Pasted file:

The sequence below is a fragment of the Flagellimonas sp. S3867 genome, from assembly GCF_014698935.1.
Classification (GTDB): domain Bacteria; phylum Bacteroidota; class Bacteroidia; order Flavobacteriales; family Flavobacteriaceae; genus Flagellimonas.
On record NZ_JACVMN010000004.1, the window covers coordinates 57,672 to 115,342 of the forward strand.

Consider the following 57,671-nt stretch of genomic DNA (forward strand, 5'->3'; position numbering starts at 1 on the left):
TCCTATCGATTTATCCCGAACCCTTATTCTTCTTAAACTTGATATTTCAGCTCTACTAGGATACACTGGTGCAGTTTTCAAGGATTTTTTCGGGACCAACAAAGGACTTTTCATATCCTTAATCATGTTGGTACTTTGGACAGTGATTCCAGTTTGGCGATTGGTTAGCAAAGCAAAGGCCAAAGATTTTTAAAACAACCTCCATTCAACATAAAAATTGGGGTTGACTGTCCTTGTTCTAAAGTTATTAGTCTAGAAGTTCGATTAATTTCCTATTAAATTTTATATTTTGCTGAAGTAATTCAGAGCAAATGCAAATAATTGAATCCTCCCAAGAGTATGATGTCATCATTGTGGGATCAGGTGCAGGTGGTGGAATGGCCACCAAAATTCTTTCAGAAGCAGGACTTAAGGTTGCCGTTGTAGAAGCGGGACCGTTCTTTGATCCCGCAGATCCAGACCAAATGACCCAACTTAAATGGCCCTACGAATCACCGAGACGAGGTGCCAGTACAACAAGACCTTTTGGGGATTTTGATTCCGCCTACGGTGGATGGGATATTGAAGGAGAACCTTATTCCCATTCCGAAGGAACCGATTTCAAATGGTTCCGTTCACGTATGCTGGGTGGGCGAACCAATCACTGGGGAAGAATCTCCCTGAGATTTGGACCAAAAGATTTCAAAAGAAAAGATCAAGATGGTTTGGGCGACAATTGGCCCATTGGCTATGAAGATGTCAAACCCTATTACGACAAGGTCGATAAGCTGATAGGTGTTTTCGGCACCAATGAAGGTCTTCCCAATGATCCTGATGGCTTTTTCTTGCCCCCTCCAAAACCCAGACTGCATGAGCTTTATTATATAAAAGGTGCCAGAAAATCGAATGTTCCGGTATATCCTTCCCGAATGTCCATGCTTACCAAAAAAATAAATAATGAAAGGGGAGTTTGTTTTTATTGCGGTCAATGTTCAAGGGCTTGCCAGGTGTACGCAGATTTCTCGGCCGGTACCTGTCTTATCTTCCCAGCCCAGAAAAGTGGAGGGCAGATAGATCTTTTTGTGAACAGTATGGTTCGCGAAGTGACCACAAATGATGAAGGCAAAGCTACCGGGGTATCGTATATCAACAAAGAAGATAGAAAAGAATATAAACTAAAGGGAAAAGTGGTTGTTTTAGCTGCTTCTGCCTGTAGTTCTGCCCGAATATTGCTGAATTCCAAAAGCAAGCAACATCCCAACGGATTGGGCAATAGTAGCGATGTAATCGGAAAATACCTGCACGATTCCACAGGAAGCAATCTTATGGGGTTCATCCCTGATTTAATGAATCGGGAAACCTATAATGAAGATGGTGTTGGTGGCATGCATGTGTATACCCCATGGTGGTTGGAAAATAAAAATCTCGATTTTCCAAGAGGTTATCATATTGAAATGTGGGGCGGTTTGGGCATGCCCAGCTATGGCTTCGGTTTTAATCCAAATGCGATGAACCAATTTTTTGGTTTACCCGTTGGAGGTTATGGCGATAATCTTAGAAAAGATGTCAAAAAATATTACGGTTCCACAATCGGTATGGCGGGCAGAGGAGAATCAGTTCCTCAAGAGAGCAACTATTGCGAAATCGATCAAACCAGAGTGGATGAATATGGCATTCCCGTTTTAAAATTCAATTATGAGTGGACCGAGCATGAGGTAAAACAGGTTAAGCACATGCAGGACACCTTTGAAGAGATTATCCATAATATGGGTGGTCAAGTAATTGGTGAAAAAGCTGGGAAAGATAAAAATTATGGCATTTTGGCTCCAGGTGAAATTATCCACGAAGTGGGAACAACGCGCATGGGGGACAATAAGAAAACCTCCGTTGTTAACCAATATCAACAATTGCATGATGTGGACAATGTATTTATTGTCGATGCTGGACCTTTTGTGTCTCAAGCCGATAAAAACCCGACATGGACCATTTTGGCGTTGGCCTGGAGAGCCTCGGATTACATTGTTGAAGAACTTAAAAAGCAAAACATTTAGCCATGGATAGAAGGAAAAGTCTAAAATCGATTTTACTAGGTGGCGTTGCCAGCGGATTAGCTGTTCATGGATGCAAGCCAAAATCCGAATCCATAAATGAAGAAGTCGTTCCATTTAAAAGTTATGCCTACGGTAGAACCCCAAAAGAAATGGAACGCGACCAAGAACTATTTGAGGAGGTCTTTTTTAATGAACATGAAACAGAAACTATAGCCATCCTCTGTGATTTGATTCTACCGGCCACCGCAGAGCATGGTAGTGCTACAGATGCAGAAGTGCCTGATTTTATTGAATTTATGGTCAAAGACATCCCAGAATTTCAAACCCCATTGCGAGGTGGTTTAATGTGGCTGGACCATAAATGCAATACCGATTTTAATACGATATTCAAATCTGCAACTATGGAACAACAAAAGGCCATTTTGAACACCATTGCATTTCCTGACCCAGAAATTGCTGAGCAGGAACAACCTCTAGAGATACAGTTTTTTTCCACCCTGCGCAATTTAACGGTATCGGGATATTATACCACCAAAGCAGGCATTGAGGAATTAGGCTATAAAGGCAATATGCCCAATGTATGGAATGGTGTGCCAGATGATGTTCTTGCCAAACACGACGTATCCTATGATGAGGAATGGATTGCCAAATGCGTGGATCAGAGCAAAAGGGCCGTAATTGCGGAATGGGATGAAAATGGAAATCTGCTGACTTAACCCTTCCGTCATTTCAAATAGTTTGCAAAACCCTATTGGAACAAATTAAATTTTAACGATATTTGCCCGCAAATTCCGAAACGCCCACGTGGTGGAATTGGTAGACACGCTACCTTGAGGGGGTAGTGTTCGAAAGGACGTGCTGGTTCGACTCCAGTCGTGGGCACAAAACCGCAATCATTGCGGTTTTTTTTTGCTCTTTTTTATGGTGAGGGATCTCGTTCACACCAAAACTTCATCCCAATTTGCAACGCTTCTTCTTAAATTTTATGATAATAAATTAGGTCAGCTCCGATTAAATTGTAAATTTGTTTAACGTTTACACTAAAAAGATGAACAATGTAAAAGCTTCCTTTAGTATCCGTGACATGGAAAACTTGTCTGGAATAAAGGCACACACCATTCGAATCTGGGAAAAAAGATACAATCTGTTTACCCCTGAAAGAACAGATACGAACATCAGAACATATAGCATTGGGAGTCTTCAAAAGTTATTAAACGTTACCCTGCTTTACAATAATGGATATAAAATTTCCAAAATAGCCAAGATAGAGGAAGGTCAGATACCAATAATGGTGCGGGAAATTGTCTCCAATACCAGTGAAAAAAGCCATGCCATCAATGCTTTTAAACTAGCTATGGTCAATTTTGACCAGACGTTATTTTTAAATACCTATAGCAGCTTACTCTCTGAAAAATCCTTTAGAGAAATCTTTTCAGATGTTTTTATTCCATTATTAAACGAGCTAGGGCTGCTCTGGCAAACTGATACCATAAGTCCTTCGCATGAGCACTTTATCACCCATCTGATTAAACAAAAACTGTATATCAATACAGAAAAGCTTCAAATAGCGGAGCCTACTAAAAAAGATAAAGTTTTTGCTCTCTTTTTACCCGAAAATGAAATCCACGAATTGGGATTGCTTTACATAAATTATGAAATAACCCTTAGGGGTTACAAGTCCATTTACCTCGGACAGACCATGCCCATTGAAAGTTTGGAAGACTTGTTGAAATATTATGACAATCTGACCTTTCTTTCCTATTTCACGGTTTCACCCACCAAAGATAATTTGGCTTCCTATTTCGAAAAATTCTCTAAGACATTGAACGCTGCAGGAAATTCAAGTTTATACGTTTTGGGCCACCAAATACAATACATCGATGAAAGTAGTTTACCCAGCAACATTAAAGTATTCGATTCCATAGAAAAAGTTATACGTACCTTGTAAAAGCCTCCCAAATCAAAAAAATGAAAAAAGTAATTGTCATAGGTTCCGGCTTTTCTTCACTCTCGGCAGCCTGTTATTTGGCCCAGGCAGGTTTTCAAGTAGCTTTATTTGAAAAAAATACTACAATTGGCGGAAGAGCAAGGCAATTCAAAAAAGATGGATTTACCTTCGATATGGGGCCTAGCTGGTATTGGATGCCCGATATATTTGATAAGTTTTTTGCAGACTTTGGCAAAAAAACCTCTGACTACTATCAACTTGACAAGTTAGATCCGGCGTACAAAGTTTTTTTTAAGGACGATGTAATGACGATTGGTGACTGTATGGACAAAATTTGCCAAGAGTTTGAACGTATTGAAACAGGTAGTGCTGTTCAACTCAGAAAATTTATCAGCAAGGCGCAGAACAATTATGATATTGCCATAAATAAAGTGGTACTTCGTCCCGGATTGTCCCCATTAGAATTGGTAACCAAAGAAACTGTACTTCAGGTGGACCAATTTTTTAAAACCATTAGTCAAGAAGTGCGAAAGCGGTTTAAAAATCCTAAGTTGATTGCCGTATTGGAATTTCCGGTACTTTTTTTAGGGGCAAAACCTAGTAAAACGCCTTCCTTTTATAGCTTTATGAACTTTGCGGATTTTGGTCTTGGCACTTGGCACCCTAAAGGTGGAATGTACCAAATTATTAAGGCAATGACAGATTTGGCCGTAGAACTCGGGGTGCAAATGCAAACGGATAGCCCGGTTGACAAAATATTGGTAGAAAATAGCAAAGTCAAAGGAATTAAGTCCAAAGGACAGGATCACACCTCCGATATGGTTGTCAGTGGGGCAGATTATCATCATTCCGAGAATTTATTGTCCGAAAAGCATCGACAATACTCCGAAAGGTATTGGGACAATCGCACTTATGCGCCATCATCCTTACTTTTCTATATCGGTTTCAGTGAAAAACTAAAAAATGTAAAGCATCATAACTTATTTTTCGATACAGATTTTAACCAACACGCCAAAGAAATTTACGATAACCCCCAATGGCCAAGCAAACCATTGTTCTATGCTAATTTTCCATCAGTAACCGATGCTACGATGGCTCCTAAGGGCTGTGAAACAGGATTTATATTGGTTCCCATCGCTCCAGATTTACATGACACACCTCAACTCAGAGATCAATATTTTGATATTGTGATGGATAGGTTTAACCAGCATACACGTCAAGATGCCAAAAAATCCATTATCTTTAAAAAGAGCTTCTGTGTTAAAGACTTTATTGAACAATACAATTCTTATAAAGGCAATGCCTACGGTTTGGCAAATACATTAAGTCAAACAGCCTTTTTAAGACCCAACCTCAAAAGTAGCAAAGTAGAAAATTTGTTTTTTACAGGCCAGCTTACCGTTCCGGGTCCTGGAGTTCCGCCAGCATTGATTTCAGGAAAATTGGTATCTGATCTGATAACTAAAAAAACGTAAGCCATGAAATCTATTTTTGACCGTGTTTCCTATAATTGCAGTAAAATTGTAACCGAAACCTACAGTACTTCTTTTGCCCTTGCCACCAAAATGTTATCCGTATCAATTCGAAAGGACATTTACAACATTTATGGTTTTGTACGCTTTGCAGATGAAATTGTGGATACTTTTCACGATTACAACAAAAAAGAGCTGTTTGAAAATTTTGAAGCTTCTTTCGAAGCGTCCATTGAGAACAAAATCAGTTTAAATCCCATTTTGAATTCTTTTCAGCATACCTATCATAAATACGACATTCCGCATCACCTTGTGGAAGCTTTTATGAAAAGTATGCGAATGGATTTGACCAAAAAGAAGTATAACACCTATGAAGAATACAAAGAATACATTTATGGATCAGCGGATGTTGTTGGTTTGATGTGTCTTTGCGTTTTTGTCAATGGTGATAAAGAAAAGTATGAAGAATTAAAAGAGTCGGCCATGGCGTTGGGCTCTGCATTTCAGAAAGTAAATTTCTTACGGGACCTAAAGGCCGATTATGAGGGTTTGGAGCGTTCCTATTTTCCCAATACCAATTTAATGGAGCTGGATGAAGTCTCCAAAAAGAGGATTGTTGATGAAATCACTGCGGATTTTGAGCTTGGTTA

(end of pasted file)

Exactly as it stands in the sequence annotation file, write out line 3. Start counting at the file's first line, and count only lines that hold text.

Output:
On record NZ_JACVMN010000004.1, the window covers coordinates 57,672 to 115,342 of the forward strand.